|Commerce& Industry in Each Region|
|Commerce, Industry, Lazio|
|Commerce, Industry, Basilicata|
|Commerce, Industry of Valle d'Aosta|
|Commerce, Industry of Umbria|
|Commerce, Industry of Trento Alto Adige|
|Commerce, Industry of Tuscany|
|Commerce, Industry of Sicily|
|Commerce, Industry of Sardegna|
|Commerce, Industry, Puglia|
|Commerce, Industry of Piemonte|
|Commerce, Industry of Molise|
|Commerce, Industry, Fruili Venezia Giulia|
|Commerce, Industry, Liguria|
|Commerce, Industry of Lombardia|
|Commerce, Industry of Marche|
|Commerce, Industry, Emila Romagna|
|Commerce, Industry, Campania|
|Commerce, Industry, Calabria|
|Commerce, Industry, Abruzzo|
|Commerce, Industry of Veneto|
|Trade Fairs in Italy|
|REGIONS OF ITALY|
|PEOPLE AND CULTURE|
|FOOD & WINE|
|HISTORY OF ITALY|
|TRAVELLING IN ITALY|
|MUSIC IN ITALY|
|VILLAS & GARDENS|
Commerce, Industry, Lazio
In the region of Lombardia, Italy, with regards to the economy, agriculture has declined in importance in recent decades, after giving rise to the accumulation of capital later invested in industry. Job rationalization and mechanization have, however, kept agriculture alive, guaranteeing large high quality production.
Rice growing (Province of Pavia), fodder (`lower' Milanese area) and sugar beet (Province of Cremona) are particularly important on the lower plain. In the hills and on the upper plain, corn, wheat, potatoes, other vegetables and fruit trees are cultivated. In some areas (Valtellina, Oltrep? Pavese) vines and wine production are important. The livestock sector is well-developed and technologically advanced (especially on the lower plain): Lombardy has the highest number of cattle and pigs in Italy.
One million, six hundred and forty-five thousand people are employed by industry, a much higher number than in any other Italian region. The development of the industrial sector (even before the unification of Italy) has always been linked to the flourishing agriculture which provided the capital required for investment and to the ideal geographical position, at the junction of the main lines of communication between the Mediterranean and Central Europe.
The availability of water resources also favoured industry, and all sectors are well represented in Lombardy. Mechanical and electromechanical engineering (Milan, Provinces of Varese and Brescia), chemicals (Milan) and textiles (cotton mills, silk spinning and weaving around Varese, Brianza and Como) are especially important. Other major industries are food (sausages and salami, cakes, dairy products) concentrated round Milan and Cremona; footwear (Varese, Vigevano), steel (Dalmine, Lovere), furniture (Brianza) and publishing (Milan). Mineral deposits are small and mining (Prealps near Bergamo and Brescia) is of little importance. Natural gas is extracted in the Provinces of Milan, Pavia and Cremona.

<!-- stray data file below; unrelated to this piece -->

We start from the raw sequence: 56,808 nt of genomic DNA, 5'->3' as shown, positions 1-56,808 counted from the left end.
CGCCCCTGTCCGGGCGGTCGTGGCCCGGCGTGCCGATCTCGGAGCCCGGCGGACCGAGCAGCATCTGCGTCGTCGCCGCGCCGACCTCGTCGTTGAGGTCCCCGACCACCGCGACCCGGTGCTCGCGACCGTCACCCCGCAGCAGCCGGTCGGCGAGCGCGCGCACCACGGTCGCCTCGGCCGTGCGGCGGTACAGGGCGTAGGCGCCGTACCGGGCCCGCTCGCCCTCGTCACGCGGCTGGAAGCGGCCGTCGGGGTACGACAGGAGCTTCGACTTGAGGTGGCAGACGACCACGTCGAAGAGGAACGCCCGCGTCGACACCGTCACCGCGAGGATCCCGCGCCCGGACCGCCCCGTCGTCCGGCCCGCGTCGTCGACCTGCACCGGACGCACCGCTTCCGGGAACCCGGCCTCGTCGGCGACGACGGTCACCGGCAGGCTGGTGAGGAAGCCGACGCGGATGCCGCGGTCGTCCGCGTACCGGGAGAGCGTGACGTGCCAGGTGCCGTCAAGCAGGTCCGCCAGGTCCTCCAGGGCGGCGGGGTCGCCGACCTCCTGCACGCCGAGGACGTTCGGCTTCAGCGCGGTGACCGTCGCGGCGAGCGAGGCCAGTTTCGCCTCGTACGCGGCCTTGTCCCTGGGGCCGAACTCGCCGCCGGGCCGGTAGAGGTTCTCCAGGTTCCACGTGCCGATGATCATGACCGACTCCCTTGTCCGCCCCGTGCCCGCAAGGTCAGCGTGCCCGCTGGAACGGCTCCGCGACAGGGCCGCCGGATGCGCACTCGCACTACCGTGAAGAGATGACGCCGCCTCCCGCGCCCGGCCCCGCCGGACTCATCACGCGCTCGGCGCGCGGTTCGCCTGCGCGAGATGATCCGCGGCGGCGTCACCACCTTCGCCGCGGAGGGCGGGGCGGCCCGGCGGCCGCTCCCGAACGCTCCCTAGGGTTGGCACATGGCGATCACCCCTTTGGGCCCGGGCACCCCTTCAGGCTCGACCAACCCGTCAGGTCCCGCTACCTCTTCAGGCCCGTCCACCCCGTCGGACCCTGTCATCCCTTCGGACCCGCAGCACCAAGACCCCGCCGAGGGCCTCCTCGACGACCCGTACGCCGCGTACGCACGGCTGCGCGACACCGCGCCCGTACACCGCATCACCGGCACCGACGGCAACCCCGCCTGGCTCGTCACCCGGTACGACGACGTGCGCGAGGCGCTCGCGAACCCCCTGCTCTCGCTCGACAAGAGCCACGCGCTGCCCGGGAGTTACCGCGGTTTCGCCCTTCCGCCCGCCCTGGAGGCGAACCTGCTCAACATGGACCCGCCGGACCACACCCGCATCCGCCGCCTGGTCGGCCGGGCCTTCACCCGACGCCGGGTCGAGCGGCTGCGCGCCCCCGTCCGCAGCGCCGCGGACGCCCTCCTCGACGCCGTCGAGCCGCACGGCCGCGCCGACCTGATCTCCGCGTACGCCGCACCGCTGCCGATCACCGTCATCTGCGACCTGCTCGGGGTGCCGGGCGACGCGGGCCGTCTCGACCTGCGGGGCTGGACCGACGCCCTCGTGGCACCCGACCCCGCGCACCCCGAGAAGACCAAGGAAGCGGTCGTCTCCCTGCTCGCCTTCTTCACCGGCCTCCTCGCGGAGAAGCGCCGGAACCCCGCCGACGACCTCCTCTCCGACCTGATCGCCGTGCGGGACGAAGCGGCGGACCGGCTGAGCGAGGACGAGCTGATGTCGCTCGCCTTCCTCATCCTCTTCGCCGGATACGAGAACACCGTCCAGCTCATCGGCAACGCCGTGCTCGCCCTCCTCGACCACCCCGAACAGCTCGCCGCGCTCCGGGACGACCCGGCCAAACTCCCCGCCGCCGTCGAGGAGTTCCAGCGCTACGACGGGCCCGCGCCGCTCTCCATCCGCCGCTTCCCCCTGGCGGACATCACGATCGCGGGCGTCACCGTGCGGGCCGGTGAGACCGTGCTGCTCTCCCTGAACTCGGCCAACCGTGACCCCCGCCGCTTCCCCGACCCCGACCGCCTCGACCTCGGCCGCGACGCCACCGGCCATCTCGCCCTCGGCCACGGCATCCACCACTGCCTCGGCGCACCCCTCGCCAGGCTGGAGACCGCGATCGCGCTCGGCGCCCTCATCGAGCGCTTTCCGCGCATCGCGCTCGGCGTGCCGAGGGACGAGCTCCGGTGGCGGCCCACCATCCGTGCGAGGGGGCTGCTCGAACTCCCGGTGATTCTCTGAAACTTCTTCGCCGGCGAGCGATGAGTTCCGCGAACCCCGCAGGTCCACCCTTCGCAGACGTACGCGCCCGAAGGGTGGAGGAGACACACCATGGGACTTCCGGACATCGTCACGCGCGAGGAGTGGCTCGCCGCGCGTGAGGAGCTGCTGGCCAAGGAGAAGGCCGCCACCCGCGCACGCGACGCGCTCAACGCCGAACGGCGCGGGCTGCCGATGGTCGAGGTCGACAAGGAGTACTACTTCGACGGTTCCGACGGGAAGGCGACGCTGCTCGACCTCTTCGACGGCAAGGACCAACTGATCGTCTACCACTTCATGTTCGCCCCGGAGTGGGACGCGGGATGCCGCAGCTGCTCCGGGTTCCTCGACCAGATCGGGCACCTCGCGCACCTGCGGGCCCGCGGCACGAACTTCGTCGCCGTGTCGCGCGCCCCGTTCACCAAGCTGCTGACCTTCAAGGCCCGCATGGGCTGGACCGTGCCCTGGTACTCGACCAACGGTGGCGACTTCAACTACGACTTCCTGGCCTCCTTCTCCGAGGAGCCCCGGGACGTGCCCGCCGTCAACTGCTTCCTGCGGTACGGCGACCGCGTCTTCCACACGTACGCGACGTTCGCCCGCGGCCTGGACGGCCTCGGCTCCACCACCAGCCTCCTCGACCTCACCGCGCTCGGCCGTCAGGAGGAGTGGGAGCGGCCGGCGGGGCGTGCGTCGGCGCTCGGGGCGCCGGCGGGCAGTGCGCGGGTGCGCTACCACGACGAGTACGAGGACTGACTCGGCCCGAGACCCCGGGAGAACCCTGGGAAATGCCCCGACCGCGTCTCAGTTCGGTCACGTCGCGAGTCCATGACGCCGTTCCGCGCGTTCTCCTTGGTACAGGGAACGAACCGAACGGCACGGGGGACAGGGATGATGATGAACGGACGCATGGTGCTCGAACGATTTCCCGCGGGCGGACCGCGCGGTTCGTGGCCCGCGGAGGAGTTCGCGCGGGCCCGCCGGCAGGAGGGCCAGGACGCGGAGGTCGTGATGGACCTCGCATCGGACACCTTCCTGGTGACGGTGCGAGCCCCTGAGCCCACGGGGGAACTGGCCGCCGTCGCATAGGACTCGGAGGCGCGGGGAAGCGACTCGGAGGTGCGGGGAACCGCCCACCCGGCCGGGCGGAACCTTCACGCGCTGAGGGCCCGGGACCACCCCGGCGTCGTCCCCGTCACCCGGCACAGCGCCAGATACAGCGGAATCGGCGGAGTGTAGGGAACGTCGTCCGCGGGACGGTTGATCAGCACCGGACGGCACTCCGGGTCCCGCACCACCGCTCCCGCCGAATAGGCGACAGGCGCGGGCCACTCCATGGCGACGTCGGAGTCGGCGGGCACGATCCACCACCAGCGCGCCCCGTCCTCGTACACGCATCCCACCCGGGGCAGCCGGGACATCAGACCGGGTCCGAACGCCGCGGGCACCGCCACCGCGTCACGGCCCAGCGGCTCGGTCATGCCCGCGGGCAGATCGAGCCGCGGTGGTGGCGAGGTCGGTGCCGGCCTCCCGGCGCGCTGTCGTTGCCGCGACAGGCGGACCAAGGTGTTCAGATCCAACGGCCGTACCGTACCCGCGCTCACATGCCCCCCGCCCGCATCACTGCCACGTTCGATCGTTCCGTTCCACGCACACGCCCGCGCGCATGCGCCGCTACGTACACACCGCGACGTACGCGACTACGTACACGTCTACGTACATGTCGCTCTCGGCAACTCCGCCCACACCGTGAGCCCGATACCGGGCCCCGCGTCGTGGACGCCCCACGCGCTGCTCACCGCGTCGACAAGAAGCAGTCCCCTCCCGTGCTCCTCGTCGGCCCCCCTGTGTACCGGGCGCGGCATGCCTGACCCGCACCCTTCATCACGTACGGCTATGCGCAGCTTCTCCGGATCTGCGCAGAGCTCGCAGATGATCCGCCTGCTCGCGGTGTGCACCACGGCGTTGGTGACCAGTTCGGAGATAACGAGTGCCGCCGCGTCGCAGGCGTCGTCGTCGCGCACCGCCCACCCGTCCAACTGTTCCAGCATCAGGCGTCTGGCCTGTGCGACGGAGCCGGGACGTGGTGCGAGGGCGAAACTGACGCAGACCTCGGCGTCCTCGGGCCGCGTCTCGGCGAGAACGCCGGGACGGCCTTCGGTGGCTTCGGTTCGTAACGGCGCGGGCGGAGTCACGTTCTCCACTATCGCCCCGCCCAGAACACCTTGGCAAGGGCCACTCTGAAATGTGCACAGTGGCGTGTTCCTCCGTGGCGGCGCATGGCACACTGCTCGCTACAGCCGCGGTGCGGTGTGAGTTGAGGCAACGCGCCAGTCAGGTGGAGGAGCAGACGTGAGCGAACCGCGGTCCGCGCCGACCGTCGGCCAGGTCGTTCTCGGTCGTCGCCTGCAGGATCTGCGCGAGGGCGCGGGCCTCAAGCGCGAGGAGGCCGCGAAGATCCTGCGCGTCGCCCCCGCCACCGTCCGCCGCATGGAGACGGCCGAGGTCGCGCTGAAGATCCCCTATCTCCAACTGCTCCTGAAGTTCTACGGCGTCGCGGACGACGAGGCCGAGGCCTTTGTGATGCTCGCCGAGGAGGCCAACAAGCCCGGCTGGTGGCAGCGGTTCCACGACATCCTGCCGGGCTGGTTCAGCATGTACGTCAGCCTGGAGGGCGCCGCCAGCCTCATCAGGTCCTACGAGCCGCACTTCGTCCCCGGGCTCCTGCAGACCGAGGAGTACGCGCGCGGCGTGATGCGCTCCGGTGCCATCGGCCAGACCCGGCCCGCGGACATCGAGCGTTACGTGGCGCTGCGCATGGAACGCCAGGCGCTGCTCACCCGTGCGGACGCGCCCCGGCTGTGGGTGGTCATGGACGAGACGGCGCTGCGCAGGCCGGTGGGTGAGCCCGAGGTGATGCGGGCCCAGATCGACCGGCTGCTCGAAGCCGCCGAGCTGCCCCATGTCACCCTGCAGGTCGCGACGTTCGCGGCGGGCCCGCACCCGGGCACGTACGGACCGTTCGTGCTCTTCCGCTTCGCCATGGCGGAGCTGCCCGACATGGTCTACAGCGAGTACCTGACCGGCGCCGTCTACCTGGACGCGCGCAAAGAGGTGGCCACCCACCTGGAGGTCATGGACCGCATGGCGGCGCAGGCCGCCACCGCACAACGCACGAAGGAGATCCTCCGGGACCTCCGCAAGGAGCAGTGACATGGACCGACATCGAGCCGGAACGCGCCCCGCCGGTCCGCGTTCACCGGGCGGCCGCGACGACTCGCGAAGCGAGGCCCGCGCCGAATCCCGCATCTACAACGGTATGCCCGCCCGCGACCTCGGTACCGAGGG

The growth of industry has greatly influenced the development of the service sector over the last few decades. This is mainly concentrated in Milan, one of the liveliest business centres in Europe, with a busy stock exchange, head offices of the most important banks, insurance and finance companies and the head-quarters of the major Italian firms. One third of Italy's trade with foreign countries passes through Milan.
The communications network is one of the best in Italy with roads, motorways and national and international railway lines all radiating from Milan; this expansion has also been facilitated by the relative proximity of the main Alpine passes and tunnels (others, such as the Spluga tunnel, are planned). Major exploitation of waterways has been under consideration for some time. At present these are little used and a navigable canal running into the Po River may be built from Milan to Cremona. Lombardy is served by Malpensa and Linate international airports and Orio al Serio domestic airport.
There are vast numbers of commuters in the metropolitan area: most of the office staff, factory workers and students living in the vast suburbs, travel daily to work or study in Milan, by public transport.